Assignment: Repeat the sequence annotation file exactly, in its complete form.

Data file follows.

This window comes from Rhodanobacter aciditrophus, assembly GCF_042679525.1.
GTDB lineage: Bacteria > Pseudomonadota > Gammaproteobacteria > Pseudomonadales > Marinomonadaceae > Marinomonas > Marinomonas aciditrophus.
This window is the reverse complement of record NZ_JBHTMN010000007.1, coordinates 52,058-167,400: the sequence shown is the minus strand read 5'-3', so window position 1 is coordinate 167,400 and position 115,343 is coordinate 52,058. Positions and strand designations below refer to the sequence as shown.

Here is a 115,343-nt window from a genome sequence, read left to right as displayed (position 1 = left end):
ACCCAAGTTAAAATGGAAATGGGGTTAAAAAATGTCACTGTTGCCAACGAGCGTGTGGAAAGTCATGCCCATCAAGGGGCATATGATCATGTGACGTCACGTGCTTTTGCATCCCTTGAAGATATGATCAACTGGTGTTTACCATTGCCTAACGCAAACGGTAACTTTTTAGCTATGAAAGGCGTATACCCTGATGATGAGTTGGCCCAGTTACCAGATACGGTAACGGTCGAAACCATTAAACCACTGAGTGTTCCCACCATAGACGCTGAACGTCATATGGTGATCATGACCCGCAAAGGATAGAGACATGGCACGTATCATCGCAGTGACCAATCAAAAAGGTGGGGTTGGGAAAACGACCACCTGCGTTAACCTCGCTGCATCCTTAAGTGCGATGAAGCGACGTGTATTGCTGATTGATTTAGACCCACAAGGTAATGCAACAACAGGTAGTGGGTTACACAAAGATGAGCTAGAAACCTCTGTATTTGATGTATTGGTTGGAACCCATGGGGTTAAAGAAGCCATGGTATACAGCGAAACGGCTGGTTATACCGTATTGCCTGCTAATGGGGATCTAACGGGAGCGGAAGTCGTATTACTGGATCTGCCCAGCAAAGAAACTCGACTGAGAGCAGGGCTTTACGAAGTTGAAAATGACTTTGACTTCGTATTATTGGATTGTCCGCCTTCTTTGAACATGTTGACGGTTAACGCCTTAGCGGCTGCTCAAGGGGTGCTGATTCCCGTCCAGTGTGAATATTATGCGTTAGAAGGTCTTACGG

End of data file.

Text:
This window comes from Rhodanobacter aciditrophus, assembly GCF_042679525.1.
GTDB lineage: Bacteria > Pseudomonadota > Gammaproteobacteria > Pseudomonadales > Marinomonadaceae > Marinomonas > Marinomonas aciditrophus.
This window is the reverse complement of record NZ_JBHTMN010000007.1, coordinates 52,058-167,400: the sequence shown is the minus strand read 5'-3', so window position 1 is coordinate 167,400 and position 115,343 is coordinate 52,058. Positions and strand designations below refer to the sequence as shown.

Here is a 115,343-nt window from a genome sequence, read left to right as displayed (position 1 = left end):
ACCCAAGTTAAAATGGAAATGGGGTTAAAAAATGTCACTGTTGCCAACGAGCGTGTGGAAAGTCATGCCCATCAAGGGGCATATGATCATGTGACGTCACGTGCTTTTGCATCCCTTGAAGATATGATCAACTGGTGTTTACCATTGCCTAACGCAAACGGTAACTTTTTAGCTATGAAAGGCGTATACCCTGATGATGAGTTGGCCCAGTTACCAGATACGGTAACGGTCGAAACCATTAAACCACTGAGTGTTCCCACCATAGACGCTGAACGTCATATGGTGATCATGACCCGCAAAGGATAGAGACATGGCACGTATCATCGCAGTGACCAATCAAAAAGGTGGGGTTGGGAAAACGACCACCTGCGTTAACCTCGCTGCATCCTTAAGTGCGATGAAGCGACGTGTATTGCTGATTGATTTAGACCCACAAGGTAATGCAACAACAGGTAGTGGGTTACACAAAGATGAGCTAGAAACCTCTGTATTTGATGTATTGGTTGGAACCCATGGGGTTAAAGAAGCCATGGTATACAGCGAAACGGCTGGTTATACCGTATTGCCTGCTAATGGGGATCTAACGGGAGCGGAAGTCGTATTACTGGATCTGCCCAGCAAAGAAACTCGACTGAGAGCAGGGCTTTACGAAGTTGAAAATGACTTTGACTTCGTATTATTGGATTGTCCGCCTTCTTTGAACATGTTGACGGTTAACGCCTTAGCGGCTGCTCAAGGGGTGCTGATTCCCGTCCAGTGTGAATATTATGCGTTAGAAGGTCTTACGG